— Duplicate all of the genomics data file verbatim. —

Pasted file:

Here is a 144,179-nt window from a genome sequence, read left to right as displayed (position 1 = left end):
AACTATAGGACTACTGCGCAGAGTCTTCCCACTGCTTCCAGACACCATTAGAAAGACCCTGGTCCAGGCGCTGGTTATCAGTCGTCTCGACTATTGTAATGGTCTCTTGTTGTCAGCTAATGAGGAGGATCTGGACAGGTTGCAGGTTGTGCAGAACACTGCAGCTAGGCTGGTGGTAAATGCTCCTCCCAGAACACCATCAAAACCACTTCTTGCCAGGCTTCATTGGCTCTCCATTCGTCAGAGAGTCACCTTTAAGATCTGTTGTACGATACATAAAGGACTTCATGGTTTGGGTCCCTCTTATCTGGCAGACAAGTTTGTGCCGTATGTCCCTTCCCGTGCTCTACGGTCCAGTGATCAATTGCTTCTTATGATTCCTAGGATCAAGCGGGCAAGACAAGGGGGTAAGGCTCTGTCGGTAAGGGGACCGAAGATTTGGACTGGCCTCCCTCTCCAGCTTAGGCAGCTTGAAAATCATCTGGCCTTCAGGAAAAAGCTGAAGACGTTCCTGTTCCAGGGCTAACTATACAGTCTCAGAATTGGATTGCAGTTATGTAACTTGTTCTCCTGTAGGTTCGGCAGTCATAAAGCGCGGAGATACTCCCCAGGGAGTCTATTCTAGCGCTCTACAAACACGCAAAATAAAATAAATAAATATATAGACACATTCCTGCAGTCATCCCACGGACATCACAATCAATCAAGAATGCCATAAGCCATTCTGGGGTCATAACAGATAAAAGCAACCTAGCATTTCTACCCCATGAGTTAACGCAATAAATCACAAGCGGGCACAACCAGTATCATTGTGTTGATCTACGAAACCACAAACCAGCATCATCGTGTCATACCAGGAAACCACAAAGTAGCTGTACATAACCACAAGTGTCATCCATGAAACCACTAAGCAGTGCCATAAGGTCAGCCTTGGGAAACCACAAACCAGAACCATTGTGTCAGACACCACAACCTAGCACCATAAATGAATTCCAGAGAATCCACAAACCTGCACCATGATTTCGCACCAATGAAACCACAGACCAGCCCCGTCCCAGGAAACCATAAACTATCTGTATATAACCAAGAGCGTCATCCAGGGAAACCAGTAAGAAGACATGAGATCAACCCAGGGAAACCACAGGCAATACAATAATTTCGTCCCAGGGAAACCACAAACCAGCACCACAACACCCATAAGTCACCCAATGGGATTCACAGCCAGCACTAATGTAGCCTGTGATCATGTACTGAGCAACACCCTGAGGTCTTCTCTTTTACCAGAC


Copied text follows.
Here is a 144,179-nt window from a genome sequence, read left to right as displayed (position 1 = left end):
AACTATAGGACTACTGCGCAGAGTCTTCCCACTGCTTCCAGACACCATTAGAAAGACCCTGGTCCAGGCGCTGGTTATCAGTCGTCTCGACTATTGTAATGGTCTCTTGTTGTCAGCTAATGAGGAGGATCTGGACAGGTTGCAGGTTGTGCAGAACACTGCAGCTAGGCTGGTGGTAAATGCTCCTCCCAGAACACCATCAAAACCACTTCTTGCCAGGCTTCATTGGCTCTCCATTCGTCAGAGAGTCACCTTTAAGATCTGTTGTACGATACATAAAGGACTTCATGGTTTGGGTCCCTCTTATCTGGCAGACAAGTTTGTGCCGTATGTCCCTTCCCGTGCTCTACGGTCCAGTGATCAATTGCTTCTTATGATTCCTAGGATCAAGCGGGCAAGACAAGGGGGTAAGGCTCTGTCGGTAAGGGGACCGAAGATTTGGACTGGCCTCCCTCTCCAGCTTAGGCAGCTTGAAAATCATCTGGCCTTCAGGAAAAAGCTGAAGACGTTCCTGTTCCAGGGCTAACTATACAGTCTCAGAATTGGATTGCAGTTATGTAACTTGTTCTCCTGTAGGTTCGGCAGTCATAAAGCGCGGAGATACTCCCCAGGGAGTCTATTCTAGCGCTCTACAAACACGCAAAATAAAATAAATAAATATATAGACACATTCCTGCAGTCATCCCACGGACATCACAATCAATCAAGAATGCCATAAGCCATTCTGGGGTCATAACAGATAAAAGCAACCTAGCATTTCTACCCCATGAGTTAACGCAATAAATCACAAGCGGGCACAACCAGTATCATTGTGTTGATCTACGAAACCACAAACCAGCATCATCGTGTCATACCAGGAAACCACAAAGTAGCTGTACATAACCACAAGTGTCATCCATGAAACCACTAAGCAGTGCCATAAGGTCAGCCTTGGGAAACCACAAACCAGAACCATTGTGTCAGACACCACAACCTAGCACCATAAATGAATTCCAGAGAATCCACAAACCTGCACCATGATTTCGCACCAATGAAACCACAGACCAGCCCCGTCCCAGGAAACCATAAACTATCTGTATATAACCAAGAGCGTCATCCAGGGAAACCAGTAAGAAGACATGAGATCAACCCAGGGAAACCACAGGCAATACAATAATTTCGTCCCAGGGAAACCACAAACCAGCACCACAACACCCATAAGTCACCCAATGGGATTCACAGCCAGCACTAATGTAGCCTGTGATCATGTACTGAGCAACACCCTGAGGTCTTCTCTTTTACCAGAC